A1-A3	B2-B4	C3-C1	D4-D2	D3-D1	A3-A1	E5-D5	E1-E3	A5-B5	C4-C2	D2-D4	B4-B2	(BYE)	C1-C3	E3-E1	B5-A5	A2-A4	C2-C4	B1-B3	D1-D3	D5-E5	E4-E2	B3-B1	A4-A2	E2-E4
A1-A5	B2-B3	C3-C2	D4-A4	D3-D2	A3-A2	E5-E1	E1-E5	A5-A1	C4-E4	D2-D3	(BYE)	C5-C1	C1-C5	E3-E2	B5-B1	A2-A3	C2-C3	B1-B5	D1-D5	D5-D1	E4-C4	B3-B2	A4-D4	E2-E3
A1-C1	B2-B5	C3-C4	D4-D3	D3-D4	A3-A4	E5-E2	(BYE)	A5-A2	C4-C3	D2-D5	B4-B3	C5-C2	C1-A1	E3-E4	B5-B2	A2-A5	C2-C5	B1-D1	D1-B1	D5-D2	E4-E3	B3-B4	A4-A3	E2-E5
A1-B1	B2-A2	(BYE)	D4-E4	D3-E3	A3-B3	E5-C5	E1-D1	A5-D5	(BYE)	D2-E2	B4-A4	C5-E5	(BYE)	E3-D3	(BYE)	A2-B2	(BYE)	B1-A1	D1-E1	D5-A5	E4-D4	B3-A3	A4-B4	E2-D2
A1-D1	(BYE)	C3-E3	D4-B4	D3-A3	A3-D3	(BYE)	E1-C1	A5-C5	C4-A4	D2-A2	B4-D4	C5-A5	C1-E1	E3-C3	B5-D5	A2-D2	C2-E2	(BYE)	D1-A1	D5-B5	(BYE)	(BYE)	A4-C4	E2-C2
A1-E1	B2-D2	C3-A3	(BYE)	D3-B3	A3-C3	E5-A5	E1-A1	A5-E5	C4-B4	D2-B2	B4-C4	C5-B5	C1-B1	(BYE)	B5-C5	A2-C2	C2-A2	B1-C1	(BYE)	(BYE)	E4-A4	B3-D3	A4-E4	(BYE)
(BYE)	B2-C2	C3-D3	D4-C4	D3-C3	(BYE)	E5-B5	E1-B1	(BYE)	C4-D4	(BYE)	B4-E4	C5-D5	C1-D1	E3-B3	B5-E5	A2-E2	C2-B2	B1-E1	D1-C1	D5-C5	E4-B4	B3-E3	(BYE)	E2-A2
Attachments
5x5 grid schedule.xlsx
(9.37 KiB) Downloaded 114 times
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Re: Scheduling a 25 team, 14 packet tournament

Post by Cody »

Despite having only 4 prelim games and taking 5 rounds, a 5x5 prelim structure is probably the best. This leaves 6-7 packets for the playoffs (6 if you want to do a packet tiebreaker for ties into the finals, 7 if you're comfortable with a paper tiebreaker of playoffs PPG).

You can then use wildcards (PPB) to bring extra 2 seeds into the playoffs so that you aren't stuck with a crossover by 1s (meaning one loss eliminates you from championship contention) or 2s (which requires 8 packets and leaves only 1 packet for finals). With 7 packets, you can do playoff brackets of 7/6/6/6 (straight round robins, no carryover). (The 6 brackets can be run straight through and finish early, which requires some buzzer planning, or you could do double-byes or limited single-byes.) I think a sample size of 6 games is sufficient to break ties into the finals on PPG, and letting lower bracket teams out after (potentially only) 10 rounds is a plus.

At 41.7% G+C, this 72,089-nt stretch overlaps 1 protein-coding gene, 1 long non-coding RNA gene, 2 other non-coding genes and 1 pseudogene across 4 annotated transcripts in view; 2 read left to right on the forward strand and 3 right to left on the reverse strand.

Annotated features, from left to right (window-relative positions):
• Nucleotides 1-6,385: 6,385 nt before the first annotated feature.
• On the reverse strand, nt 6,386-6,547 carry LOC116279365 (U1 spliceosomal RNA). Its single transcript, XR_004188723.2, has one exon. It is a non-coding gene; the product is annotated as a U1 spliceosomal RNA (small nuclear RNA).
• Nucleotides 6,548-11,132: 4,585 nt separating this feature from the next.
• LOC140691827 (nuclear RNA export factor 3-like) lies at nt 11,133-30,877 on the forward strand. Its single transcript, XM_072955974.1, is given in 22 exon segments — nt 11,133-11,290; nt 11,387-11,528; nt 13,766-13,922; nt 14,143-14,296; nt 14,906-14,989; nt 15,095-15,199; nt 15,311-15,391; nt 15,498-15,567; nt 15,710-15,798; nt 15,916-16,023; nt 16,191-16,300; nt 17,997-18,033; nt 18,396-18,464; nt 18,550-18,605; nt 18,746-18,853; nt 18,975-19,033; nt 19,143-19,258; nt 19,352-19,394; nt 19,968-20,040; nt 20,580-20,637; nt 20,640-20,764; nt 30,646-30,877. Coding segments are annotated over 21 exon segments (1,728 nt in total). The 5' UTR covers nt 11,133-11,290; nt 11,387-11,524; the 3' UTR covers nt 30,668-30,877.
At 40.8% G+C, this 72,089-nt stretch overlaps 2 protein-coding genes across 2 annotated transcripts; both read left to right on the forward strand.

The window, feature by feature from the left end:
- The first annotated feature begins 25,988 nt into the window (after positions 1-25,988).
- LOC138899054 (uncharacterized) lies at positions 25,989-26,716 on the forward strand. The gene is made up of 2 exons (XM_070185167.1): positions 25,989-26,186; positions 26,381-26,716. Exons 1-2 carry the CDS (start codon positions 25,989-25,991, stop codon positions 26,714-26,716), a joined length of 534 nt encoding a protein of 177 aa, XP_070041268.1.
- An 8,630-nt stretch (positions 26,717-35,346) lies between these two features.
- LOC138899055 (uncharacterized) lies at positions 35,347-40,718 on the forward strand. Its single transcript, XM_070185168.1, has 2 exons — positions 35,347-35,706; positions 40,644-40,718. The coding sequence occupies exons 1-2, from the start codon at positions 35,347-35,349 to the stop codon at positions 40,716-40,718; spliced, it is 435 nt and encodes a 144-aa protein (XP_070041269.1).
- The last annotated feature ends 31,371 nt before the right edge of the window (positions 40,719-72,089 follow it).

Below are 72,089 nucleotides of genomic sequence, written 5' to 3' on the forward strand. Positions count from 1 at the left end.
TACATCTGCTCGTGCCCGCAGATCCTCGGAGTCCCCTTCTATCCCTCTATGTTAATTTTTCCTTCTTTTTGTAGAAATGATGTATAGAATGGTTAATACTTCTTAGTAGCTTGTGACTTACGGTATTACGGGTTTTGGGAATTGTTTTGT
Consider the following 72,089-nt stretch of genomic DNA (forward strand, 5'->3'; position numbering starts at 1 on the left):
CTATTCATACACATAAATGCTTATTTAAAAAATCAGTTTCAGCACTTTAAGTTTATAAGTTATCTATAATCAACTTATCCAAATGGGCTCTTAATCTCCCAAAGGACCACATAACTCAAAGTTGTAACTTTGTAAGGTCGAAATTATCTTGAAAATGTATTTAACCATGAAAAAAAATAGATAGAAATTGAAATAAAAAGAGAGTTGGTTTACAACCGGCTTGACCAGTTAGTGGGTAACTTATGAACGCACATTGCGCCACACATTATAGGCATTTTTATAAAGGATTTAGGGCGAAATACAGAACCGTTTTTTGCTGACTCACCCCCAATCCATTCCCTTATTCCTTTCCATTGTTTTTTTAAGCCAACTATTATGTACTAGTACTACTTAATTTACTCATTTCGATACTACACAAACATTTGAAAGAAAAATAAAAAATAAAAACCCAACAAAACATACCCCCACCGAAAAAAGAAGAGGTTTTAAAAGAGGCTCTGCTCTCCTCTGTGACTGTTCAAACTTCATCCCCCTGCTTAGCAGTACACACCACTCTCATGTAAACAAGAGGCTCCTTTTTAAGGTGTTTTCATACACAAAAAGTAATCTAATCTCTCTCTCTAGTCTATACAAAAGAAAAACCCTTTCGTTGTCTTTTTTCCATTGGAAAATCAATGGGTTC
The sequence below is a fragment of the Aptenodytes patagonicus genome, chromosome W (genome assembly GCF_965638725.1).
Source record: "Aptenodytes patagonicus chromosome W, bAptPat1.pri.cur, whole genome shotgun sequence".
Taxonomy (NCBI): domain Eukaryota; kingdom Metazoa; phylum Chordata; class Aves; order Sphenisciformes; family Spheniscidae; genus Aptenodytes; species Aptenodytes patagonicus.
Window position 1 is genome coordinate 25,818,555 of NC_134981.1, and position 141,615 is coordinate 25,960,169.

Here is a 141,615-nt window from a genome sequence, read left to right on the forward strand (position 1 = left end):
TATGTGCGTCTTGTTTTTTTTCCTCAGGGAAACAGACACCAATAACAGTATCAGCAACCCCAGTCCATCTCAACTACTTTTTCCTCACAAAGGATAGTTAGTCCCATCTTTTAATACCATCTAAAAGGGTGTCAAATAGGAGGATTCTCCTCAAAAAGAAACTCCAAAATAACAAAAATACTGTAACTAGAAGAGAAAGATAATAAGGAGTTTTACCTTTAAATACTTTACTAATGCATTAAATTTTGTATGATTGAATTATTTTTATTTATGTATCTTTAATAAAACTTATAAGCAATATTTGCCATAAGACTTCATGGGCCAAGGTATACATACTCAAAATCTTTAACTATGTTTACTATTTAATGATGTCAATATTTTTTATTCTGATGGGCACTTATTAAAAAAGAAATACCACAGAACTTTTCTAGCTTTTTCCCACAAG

6 playoff packets is trickier, requiring a setup with 6 teams in the top bracket and weird slices elsewhere. I don't think it is possible to give every team 9 games in this scenario without using 3 brackets of 6 and one lower bracket of 7, which takes two more rounds than the 6 brackets (unless you use limited single-byes to make the 6 brackets take 6 rounds.)

Uneven prelim brackets (6/6/6/7, for example) probably won't work very well because you're limited to a maximum of 5 packets in the (top bracket) playoffs and 25 teams does not break down well – it would be difficult to get 4 more games for all teams without having a top bracket of 6 and one lower bracket of 7. (Same problems as the previous paragraph, except you don't have enough packets to do limited single-bye in the upper bracket so some number of teams there are pretty much guaranteed to finish 2 rounds early.) You also reduce the number of playoff games pretty significantly, and can't reserve a packet for finals tiebreakers in any scenario.